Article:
Introduction: Compact Fluorescent Light (CFL) Bulbs Life Extension and Reduced Power Usage.
First of all a note of caution: you should embark on such a project only if you are very familiar with electricity and the dangers of handling line voltages. In certain unfortunate conditions, a person can be electrocuted by the line voltage of 120 Vac and die. I assume no responsabilities!
PLEASE, PLEASE...... BE CAREFUL!
I am observing only a fraction of the advertised predicted life of 10,000 hours; consequently I decided to investigate the possibility to prolong the life of these complex lamps by reducing their power consumption, which, of course, is also an added bonus to the household expenses. It is a well known fact that less voltage and, therefore, current, equates normally to longer life of any electrical component. The reason is a reduction of power losses typically dissipated in heat.
To test my hypothesis, I used a Variac (pic#0) to test a 100 W equivalent CFL, which consumes nominally 23 W. A Variac is a variable transformer, which allows me to vary the voltage to the bulb. I use a CFL that I bought at COSTCO. The brand is: FEIT “Conserv-Energy”. The technical specifications are:
Power: 23 W (equivalent to a 100 W incandescent lamp)
Voltage: 120 Vac
Current: 350 mA
To my surprise, the bulb lights up brightly at 60 V! By increasing the voltage the light emitted increases also, but not by a significant amount.
Emboldened by this discovery, I thought how to reduce the line voltage without wasting additional power. There are various techniques, each one with advantages and disadvantages:
1. Autotransformer: The most expensive proposition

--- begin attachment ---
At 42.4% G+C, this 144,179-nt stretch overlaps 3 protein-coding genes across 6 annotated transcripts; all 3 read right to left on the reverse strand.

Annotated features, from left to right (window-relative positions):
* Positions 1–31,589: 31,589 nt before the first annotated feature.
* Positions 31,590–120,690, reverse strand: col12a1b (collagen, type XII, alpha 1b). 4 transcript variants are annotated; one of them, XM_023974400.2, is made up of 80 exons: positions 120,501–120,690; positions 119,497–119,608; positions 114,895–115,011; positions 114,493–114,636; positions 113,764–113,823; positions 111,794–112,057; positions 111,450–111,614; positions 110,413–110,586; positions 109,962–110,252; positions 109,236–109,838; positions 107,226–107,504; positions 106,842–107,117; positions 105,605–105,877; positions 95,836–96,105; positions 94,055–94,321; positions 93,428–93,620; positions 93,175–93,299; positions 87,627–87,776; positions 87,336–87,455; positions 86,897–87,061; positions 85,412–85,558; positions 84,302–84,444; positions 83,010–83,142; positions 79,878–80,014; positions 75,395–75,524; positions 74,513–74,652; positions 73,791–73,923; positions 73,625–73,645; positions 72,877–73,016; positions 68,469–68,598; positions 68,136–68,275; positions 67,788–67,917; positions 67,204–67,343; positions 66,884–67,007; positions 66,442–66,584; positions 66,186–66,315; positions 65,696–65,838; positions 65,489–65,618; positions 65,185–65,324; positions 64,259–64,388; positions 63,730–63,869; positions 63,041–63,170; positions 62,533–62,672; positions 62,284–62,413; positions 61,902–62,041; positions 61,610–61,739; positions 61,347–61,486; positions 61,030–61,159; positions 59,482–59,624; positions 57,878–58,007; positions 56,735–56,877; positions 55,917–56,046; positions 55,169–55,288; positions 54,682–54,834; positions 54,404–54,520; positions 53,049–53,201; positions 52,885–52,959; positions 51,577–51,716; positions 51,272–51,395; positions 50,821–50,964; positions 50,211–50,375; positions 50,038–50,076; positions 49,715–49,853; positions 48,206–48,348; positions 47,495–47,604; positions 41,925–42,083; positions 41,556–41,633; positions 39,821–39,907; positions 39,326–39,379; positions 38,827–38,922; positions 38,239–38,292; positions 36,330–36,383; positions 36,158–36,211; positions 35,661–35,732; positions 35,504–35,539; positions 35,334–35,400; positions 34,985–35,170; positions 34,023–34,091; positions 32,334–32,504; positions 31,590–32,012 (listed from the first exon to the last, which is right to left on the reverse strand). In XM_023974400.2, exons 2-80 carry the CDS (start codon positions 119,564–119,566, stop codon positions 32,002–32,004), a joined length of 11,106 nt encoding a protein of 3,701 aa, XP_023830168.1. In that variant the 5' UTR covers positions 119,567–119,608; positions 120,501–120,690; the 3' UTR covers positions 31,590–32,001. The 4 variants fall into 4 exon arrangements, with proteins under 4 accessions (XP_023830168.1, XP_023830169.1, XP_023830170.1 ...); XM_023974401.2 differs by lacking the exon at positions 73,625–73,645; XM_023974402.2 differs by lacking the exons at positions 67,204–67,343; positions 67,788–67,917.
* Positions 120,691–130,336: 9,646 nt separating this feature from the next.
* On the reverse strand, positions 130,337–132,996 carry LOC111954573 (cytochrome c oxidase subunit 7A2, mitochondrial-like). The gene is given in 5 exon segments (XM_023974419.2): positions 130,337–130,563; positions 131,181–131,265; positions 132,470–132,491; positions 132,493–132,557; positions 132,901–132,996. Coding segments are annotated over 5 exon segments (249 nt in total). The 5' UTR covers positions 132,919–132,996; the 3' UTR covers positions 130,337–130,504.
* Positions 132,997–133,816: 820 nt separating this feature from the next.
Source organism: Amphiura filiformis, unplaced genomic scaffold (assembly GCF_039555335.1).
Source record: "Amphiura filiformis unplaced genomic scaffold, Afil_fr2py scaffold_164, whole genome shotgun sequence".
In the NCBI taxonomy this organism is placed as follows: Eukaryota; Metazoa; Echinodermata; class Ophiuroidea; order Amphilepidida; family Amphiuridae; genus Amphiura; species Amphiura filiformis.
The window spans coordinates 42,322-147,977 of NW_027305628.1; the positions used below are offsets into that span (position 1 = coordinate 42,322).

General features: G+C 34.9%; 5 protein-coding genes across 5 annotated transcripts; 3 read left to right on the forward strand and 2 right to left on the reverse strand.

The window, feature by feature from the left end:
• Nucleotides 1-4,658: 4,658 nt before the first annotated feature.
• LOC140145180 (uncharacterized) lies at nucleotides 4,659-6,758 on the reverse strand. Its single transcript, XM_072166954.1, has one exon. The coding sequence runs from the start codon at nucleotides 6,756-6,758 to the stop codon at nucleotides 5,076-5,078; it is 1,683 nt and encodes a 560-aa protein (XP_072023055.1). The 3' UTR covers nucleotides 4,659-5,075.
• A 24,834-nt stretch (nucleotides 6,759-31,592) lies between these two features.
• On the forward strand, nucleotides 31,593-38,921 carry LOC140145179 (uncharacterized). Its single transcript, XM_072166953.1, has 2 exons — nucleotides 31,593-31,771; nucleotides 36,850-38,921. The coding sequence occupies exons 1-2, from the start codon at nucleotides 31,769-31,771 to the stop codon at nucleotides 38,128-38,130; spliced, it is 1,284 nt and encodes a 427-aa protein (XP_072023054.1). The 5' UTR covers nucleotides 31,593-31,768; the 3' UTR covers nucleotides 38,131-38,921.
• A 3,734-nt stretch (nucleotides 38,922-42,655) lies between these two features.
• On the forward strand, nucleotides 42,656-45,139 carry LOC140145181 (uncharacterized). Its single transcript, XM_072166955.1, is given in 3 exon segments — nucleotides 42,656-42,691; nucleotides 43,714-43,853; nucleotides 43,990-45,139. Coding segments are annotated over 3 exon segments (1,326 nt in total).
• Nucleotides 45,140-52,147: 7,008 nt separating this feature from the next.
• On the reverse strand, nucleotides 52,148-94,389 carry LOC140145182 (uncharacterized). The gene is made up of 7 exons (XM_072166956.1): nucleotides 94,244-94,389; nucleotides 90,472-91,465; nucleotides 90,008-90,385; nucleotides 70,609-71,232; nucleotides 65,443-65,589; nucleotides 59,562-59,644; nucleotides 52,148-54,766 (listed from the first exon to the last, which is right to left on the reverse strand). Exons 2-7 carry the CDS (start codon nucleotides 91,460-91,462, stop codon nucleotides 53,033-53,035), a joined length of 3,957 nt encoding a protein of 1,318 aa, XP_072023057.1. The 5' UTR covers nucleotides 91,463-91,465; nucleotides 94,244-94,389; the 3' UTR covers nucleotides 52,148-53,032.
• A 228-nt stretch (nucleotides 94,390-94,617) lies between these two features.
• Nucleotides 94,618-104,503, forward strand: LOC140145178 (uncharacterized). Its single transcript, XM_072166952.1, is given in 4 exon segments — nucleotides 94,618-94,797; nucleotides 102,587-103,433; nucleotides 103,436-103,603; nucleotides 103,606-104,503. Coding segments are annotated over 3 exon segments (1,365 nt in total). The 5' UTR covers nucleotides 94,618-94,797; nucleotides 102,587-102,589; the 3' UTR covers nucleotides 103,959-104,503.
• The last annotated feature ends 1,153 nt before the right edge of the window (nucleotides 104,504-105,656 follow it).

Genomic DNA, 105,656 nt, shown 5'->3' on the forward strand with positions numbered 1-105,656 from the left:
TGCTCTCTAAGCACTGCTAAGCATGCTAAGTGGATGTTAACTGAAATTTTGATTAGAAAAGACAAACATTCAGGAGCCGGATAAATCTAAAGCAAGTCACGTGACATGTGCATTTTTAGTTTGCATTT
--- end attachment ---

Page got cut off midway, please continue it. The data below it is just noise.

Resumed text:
2. Capacitor in series: cheap, causes a phase advance in the line current
3. One diode in series: very cheap, but causes DC current in the line
4. Resistor: expensive because it wastes power.
I decided to investigate solution 2. and solution 3. I have to add that my line voltage is 125V and not 120V, therefore in order to compensate for the difference I will multiply my power measurements by 0.92 (120/125^2).
Step 1: Capacitor in Series
Capacitor in series .
A capacitor is a reactive component that does not consume real power, but only apparent power; its impedance is: Xc = 1/ (2*π*f*C), where f is the line frequency, in USA 60Hz and C is the capacitance, typically expressed in microfarad (μF). The circuit is depicted in pic#1. The waveforms needed to calculate the power is depicted in pic#2. With a 8μF capacitor in series the power consuption at the bulb has been reduced from 23 W to 14.2 W, a net reduction of 38.3%. assuming an average cost of $0.14 per KWh, for a bulb life of 10,000 hours the cost would be: 0.023KW*10,000Hour*$0.14 = $32.20, but with the capacitor, the cost is reduced by 32.6%, that is: $12.30. At this point I need to add a comment regarding the capacitor effect on the line. A capacitor creates a phase advance in the current. The utilities would like to supply power to users without phase shift between voltage and current. Said that, the typical loads of a household are: electric motors, washers, kitchen appliances, etc. which create a phase-lag, being inductive. By using this technique of adding a capacitor, we actually “help” the utilities, by compensating the phase-lag of a typical household with some phase advance! In pic# 3, I show a bank of 4 CFCs all connected in parallel and then in series with two capacitors in parallel (I had them in my electronic junk) for a total of 32μF.